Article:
• The likely N. American successor culture will be a truly new thing. The origin story will be a "Triple Founding." With Jamestown, Cortes, and the Native cultures receiving approximately equal foundational status. Most people will have at least some ancestry from all three founding cultures, but N. Euro will probably remain predominant. So the result won't just be like current Latin America by any means. Language will remain mostly English, which is of course rapidly becoming the global language. Religion will be one of the biggest changes from 20th century America. The Mainline protestant churches of the founders (and their associated culture) will be nearly extinct, with most people being Secular, Catholic or increasingly exotic forms of Evangelical/Pentecostal. Details of culture are hard to predict. But multiple trends, including fertility rates, indicate a notably more extroverted, less inhibited culture. Perhaps we could say that more and more of the country will start to feel something like today's Texas. This new culture will obviously diverge farther and farther from it's European roots, perhaps most notably by remaining much younger and more dynamic than the hyper-aging nations of Europe. [Empty America]
  • Isaacson is a popular biographer who tries to cash in on topics that are timely and will sell books at the moment. The moment though is probably not the time to write a serious biography of Musk since the jury is still out on whether he will be successful or not. He and many of his businesses are very heavily leveraged and could easily go bankrupt in which case he would be some sort of footnote in US business history. Twitter at the moment seems like an investment disaster though perhaps Peter Thiele will be proved right that it is not a good idea to bet against Elon. Apart from the engineering stuff, Elon’s ideas that he is quite eager to share with all and sundry typically lack historical perspective and seem puerile — at about the level of Lex Fridman, A lot more time will needed to tell whether he was someone worth paying attention to or just an oddity. [link]
  • A friend’s son is a high school senior. If he were “of color”, his test scores, grades, and athletics would guarantee him admission to any of America’s most elite universities. As a white kid, however, he is likely to be rejected by the usual elite suspects. I told him that he is likely to get a better education from professors whose actual job is teaching undergraduates. In other words, instead of a research university he should look at the four-year liberal arts colleges. Amherst, Swarthmore, and Williams, for example. He doesn’t want to get tangled up in rainbow flags, BLM, and pro-Palestinian demonstrations, though. He has some unacceptable political points of view, e.g., that civilians should be able to own guns as an aspect of self-reliance. His career interest is software engineering (so actually the most sensible plan would be to get a job as a software developer and do an online bachelor’s in the evenings) and, therefore, his most likely major is computer science (which he will be dismayed to learn has very little to do with software engineering!). On the plus side, nearly every college or university in the U.S. now has a substantial CS department. [Phil G]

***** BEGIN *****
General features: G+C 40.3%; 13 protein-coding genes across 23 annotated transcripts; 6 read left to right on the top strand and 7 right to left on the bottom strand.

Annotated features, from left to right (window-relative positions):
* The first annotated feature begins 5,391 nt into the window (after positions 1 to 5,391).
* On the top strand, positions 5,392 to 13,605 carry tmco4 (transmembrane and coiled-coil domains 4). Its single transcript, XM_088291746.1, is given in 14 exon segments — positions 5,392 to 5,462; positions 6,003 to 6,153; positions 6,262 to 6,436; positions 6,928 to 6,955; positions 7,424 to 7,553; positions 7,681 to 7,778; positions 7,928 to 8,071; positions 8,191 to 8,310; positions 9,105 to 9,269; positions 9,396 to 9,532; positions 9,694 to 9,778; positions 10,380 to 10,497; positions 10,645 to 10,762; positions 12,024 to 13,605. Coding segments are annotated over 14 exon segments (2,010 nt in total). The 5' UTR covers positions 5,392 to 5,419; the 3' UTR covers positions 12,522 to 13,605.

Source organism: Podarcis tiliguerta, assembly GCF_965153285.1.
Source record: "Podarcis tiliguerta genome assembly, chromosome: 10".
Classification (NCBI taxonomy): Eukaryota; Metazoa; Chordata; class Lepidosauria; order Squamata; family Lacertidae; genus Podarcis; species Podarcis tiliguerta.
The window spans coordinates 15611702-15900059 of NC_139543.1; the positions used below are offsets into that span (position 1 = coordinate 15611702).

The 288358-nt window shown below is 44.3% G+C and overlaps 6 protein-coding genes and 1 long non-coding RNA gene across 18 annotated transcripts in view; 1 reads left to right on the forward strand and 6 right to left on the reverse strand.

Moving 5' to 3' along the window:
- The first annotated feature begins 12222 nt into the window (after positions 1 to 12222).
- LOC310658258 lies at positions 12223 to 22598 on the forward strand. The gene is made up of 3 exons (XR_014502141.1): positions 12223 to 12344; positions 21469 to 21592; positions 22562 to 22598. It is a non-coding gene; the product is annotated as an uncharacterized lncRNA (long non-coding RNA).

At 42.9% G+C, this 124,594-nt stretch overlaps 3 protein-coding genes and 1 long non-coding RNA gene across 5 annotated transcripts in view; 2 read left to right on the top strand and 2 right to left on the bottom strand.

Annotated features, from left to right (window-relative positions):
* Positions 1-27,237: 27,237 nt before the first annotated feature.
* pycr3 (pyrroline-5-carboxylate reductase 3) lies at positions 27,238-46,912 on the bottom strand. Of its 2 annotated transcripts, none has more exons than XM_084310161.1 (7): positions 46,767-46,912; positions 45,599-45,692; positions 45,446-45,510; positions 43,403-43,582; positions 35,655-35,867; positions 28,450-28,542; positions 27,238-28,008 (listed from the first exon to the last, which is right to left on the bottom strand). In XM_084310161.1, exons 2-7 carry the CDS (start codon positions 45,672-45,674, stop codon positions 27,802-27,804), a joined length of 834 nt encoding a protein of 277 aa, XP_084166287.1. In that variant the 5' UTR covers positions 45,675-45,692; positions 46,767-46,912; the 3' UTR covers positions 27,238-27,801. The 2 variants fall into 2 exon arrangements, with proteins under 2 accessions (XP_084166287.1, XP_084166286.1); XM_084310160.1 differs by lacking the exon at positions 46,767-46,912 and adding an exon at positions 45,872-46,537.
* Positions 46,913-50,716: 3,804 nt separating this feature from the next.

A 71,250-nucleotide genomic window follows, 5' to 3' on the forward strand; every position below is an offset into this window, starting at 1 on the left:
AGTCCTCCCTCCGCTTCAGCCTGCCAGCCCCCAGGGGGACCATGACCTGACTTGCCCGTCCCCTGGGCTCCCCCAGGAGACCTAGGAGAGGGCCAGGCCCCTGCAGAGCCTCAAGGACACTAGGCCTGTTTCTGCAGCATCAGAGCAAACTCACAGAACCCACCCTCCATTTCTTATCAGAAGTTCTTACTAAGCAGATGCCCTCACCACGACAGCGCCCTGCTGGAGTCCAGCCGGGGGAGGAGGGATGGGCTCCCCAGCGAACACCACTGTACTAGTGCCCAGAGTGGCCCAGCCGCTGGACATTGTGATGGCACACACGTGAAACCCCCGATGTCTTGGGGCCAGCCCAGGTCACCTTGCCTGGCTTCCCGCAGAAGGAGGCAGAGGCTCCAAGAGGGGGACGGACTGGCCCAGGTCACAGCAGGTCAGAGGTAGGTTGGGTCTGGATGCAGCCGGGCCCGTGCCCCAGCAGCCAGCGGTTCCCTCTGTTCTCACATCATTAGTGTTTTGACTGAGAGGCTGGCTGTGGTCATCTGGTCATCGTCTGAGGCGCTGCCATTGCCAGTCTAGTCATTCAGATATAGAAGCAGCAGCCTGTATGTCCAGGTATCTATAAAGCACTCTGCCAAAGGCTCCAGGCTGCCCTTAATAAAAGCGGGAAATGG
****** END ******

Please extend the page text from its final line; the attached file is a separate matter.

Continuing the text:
• Back in the day when science was progressing, and scientists didn’t have time to make podcasts, smoking the tobacco pipe seemed to work a lot better. I’d love a real performance enhancing drug for my noggin, but so far nicotine seems to be the closest legal thing there is which doesn’t make you insane or ill with long term use. Note I said nicotine here; smoking cigarettes definitely has big downsides. Vaping: almost certainly does also. Safest ways to take nicotine in descending order: gum or pills, snuff (unfermented, in your nose), snus (unfermented). Below that in safety maybe smoke the occasional pipe or cigar. Putting smoke (or “vape juice”) in your lungs is guaranteed to be bad for you. It’s not the nicotine though which is bad for you. Nicotine causes a slight increase in blood pressure, generally more than made up for by giant prophylaxis against Parkinsons disease and the increase in mental performance. [Scott Locklin]
  • There are lots of progressive Protestant churches, which seem to confirm this thesis. There are also plenty of counter-examples, though, especially among conservative evangelicalism. These differences aren’t limited to Protestantism – if you read a few Ross Douthat columns, it seems there are plenty of conservative and non-conservative factions with Catholicism. Relatedly, Protestantism largely embraces modernity, and many right-leaning intellectuals are decidedly against it. In Protestantism, family sizes are often smaller, ministers can get married, democracy is ok, individuals can interpret the Bible themselves rather than needing the church to do it, transubstantiation doesn’t happen, and more. Catholicism, by contrast, often involves significant changes in opposition to modern culture on all of those fronts (though not on every single front; they have often encouraged innovations like workers’ rights). [Fergus McCullough]